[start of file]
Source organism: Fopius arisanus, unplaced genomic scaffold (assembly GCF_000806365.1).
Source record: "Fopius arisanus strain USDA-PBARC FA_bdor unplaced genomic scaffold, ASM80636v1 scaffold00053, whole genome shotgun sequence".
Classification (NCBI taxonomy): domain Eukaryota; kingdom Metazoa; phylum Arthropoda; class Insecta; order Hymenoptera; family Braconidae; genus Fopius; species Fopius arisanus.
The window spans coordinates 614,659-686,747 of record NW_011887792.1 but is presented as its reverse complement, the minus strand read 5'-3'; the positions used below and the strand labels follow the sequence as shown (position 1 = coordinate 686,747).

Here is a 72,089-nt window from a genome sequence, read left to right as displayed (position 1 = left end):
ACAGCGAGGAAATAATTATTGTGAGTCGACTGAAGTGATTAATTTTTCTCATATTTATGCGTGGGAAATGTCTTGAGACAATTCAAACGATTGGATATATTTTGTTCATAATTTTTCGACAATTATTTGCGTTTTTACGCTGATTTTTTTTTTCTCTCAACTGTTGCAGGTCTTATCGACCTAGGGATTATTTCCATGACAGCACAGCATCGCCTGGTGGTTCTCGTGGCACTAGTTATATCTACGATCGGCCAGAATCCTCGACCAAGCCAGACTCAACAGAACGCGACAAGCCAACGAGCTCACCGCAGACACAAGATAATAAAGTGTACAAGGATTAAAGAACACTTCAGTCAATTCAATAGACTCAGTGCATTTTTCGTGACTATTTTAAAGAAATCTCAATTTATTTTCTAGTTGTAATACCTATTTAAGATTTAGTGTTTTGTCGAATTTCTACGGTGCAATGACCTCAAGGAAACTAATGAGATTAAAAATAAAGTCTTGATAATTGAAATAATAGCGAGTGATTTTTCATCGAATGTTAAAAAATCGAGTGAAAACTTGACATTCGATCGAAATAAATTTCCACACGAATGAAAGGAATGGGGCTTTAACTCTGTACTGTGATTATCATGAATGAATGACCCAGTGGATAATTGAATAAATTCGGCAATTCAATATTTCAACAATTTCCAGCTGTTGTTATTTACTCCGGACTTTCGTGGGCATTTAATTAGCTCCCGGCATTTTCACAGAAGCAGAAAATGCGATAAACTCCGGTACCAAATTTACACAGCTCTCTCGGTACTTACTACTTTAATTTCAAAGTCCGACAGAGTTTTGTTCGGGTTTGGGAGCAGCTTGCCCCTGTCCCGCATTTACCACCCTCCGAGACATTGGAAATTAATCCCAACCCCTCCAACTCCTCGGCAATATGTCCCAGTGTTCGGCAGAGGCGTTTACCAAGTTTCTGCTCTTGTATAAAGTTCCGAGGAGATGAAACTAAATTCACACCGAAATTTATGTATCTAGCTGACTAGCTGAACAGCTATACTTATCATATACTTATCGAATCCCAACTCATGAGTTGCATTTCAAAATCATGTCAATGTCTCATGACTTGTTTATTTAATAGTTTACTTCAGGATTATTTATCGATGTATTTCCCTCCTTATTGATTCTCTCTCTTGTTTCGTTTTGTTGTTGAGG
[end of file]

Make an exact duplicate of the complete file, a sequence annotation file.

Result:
Source organism: Fopius arisanus, unplaced genomic scaffold (assembly GCF_000806365.1).
Source record: "Fopius arisanus strain USDA-PBARC FA_bdor unplaced genomic scaffold, ASM80636v1 scaffold00053, whole genome shotgun sequence".
Classification (NCBI taxonomy): domain Eukaryota; kingdom Metazoa; phylum Arthropoda; class Insecta; order Hymenoptera; family Braconidae; genus Fopius; species Fopius arisanus.
The window spans coordinates 614,659-686,747 of record NW_011887792.1 but is presented as its reverse complement, the minus strand read 5'-3'; the positions used below and the strand labels follow the sequence as shown (position 1 = coordinate 686,747).

Here is a 72,089-nt window from a genome sequence, read left to right as displayed (position 1 = left end):
ACAGCGAGGAAATAATTATTGTGAGTCGACTGAAGTGATTAATTTTTCTCATATTTATGCGTGGGAAATGTCTTGAGACAATTCAAACGATTGGATATATTTTGTTCATAATTTTTCGACAATTATTTGCGTTTTTACGCTGATTTTTTTTTTCTCTCAACTGTTGCAGGTCTTATCGACCTAGGGATTATTTCCATGACAGCACAGCATCGCCTGGTGGTTCTCGTGGCACTAGTTATATCTACGATCGGCCAGAATCCTCGACCAAGCCAGACTCAACAGAACGCGACAAGCCAACGAGCTCACCGCAGACACAAGATAATAAAGTGTACAAGGATTAAAGAACACTTCAGTCAATTCAATAGACTCAGTGCATTTTTCGTGACTATTTTAAAGAAATCTCAATTTATTTTCTAGTTGTAATACCTATTTAAGATTTAGTGTTTTGTCGAATTTCTACGGTGCAATGACCTCAAGGAAACTAATGAGATTAAAAATAAAGTCTTGATAATTGAAATAATAGCGAGTGATTTTTCATCGAATGTTAAAAAATCGAGTGAAAACTTGACATTCGATCGAAATAAATTTCCACACGAATGAAAGGAATGGGGCTTTAACTCTGTACTGTGATTATCATGAATGAATGACCCAGTGGATAATTGAATAAATTCGGCAATTCAATATTTCAACAATTTCCAGCTGTTGTTATTTACTCCGGACTTTCGTGGGCATTTAATTAGCTCCCGGCATTTTCACAGAAGCAGAAAATGCGATAAACTCCGGTACCAAATTTACACAGCTCTCTCGGTACTTACTACTTTAATTTCAAAGTCCGACAGAGTTTTGTTCGGGTTTGGGAGCAGCTTGCCCCTGTCCCGCATTTACCACCCTCCGAGACATTGGAAATTAATCCCAACCCCTCCAACTCCTCGGCAATATGTCCCAGTGTTCGGCAGAGGCGTTTACCAAGTTTCTGCTCTTGTATAAAGTTCCGAGGAGATGAAACTAAATTCACACCGAAATTTATGTATCTAGCTGACTAGCTGAACAGCTATACTTATCATATACTTATCGAATCCCAACTCATGAGTTGCATTTCAAAATCATGTCAATGTCTCATGACTTGTTTATTTAATAGTTTACTTCAGGATTATTTATCGATGTATTTCCCTCCTTATTGATTCTCTCTCTTGTTTCGTTTTGTTGTTGAGG